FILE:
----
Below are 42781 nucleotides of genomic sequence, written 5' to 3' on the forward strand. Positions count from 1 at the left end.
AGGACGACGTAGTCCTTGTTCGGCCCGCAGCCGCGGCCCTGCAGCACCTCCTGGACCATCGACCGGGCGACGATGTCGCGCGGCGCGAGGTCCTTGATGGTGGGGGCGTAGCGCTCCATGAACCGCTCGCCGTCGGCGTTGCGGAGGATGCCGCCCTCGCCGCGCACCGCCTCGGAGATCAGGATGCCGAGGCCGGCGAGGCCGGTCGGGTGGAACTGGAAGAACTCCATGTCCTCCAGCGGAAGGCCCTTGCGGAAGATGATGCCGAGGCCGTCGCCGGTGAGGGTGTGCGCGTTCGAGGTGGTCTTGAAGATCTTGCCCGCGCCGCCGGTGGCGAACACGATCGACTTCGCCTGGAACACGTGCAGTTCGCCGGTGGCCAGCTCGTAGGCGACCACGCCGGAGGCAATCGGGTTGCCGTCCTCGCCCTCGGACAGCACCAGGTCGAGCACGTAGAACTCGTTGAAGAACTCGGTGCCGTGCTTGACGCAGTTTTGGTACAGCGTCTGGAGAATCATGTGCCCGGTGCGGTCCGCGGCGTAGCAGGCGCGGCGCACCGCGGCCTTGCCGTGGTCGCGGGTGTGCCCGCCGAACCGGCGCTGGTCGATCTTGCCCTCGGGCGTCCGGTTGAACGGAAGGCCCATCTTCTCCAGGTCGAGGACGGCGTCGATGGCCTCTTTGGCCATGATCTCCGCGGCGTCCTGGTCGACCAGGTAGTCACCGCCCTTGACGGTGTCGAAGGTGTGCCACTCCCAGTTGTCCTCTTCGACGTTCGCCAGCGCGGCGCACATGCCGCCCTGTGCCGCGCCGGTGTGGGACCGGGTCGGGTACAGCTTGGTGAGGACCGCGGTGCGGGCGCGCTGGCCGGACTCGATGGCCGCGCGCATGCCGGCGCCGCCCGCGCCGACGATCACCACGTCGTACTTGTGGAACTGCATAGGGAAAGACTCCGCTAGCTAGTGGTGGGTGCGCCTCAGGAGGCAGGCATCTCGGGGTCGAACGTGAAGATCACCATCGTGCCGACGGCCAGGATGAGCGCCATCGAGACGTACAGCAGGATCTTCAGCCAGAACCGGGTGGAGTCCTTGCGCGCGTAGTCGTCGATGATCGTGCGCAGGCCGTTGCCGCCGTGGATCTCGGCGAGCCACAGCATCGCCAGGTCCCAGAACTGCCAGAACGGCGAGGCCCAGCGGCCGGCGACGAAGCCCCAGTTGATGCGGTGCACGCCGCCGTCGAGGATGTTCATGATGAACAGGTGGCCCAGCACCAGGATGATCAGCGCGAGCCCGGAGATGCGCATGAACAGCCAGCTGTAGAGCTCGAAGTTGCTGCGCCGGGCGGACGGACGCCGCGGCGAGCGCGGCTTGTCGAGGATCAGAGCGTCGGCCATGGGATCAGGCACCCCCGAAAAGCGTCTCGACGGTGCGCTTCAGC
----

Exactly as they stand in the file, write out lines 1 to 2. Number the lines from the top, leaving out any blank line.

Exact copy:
Below are 42781 nucleotides of genomic sequence, written 5' to 3' on the forward strand. Positions count from 1 at the left end.
AGGACGACGTAGTCCTTGTTCGGCCCGCAGCCGCGGCCCTGCAGCACCTCCTGGACCATCGACCGGGCGACGATGTCGCGCGGCGCGAGGTCCTTGATGGTGGGGGCGTAGCGCTCCATGAACCGCTCGCCGTCGGCGTTGCGGAGGATGCCGCCCTCGCCGCGCACCGCCTCGGAGATCAGGATGCCGAGGCCGGCGAGGCCGGTCGGGTGGAACTGGAAGAACTCCATGTCCTCCAGCGGAAGGCCCTTGCGGAAGATGATGCCGAGGCCGTCGCCGGTGAGGGTGTGCGCGTTCGAGGTGGTCTTGAAGATCTTGCCCGCGCCGCCGGTGGCGAACACGATCGACTTCGCCTGGAACACGTGCAGTTCGCCGGTGGCCAGCTCGTAGGCGACCACGCCGGAGGCAATCGGGTTGCCGTCCTCGCCCTCGGACAGCACCAGGTCGAGCACGTAGAACTCGTTGAAGAACTCGGTGCCGTGCTTGACGCAGTTTTGGTACAGCGTCTGGAGAATCATGTGCCCGGTGCGGTCCGCGGCGTAGCAGGCGCGGCGCACCGCGGCCTTGCCGTGGTCGCGGGTGTGCCCGCCGAACCGGCGCTGGTCGATCTTGCCCTCGGGCGTCCGGTTGAACGGAAGGCCCATCTTCTCCAGGTCGAGGACGGCGTCGATGGCCTCTTTGGCCATGATCTCCGCGGCGTCCTGGTCGACCAGGTAGTCACCGCCCTTGACGGTGTCGAAGGTGTGCCACTCCCAGTTGTCCTCTTCGACGTTCGCCAGCGCGGCGCACATGCCGCCCTGTGCCGCGCCGGTGTGGGACCGGGTCGGGTACAGCTTGGTGAGGACCGCGGTGCGGGCGCGCTGGCCGGACTCGATGGCCGCGCGCATGCCGGCGCCGCCCGCGCCGACGATCACCACGTCGTACTTGTGGAACTGCATAGGGAAAGACTCCGCTAGCTAGTGGTGGGTGCGCCTCAGGAGGCAGGCATCTCGGGGTCGAACGTGAAGATCACCATCGTGCCGACGGCCAGGATGAGCGCCATCGAGACGTACAGCAGGATCTTCAGCCAGAACCGGGTGGAGTCCTTGCGCGCGTAGTCGTCGATGATCGTGCGCAGGCCGTTGCCGCCGTGGATCTCGGCGAGCCACAGCATCGCCAGGTCCCAGAACTGCCAGAACGGCGAGGCCCAGCGGCCGGCGACGAAGCCCCAGTTGATGCGGTGCACGCCGCCGTCGAGGATGTTCATGATGAACAGGTGGCCCAGCACCAGGATGATCAGCGCGAGCCCGGAGATGCGCATGAACAGCCAGCTGTAGAGCTCGAAGTTGCTGCGCCGGGCGGACGGACGCCGCGGCGAGCGCGGCTTGTCGAGGATCAGAGCGTCGGCCATGGGATCAGGCACCCCCGAAAAGCGTCTCGACGGTGCGCTTCAGC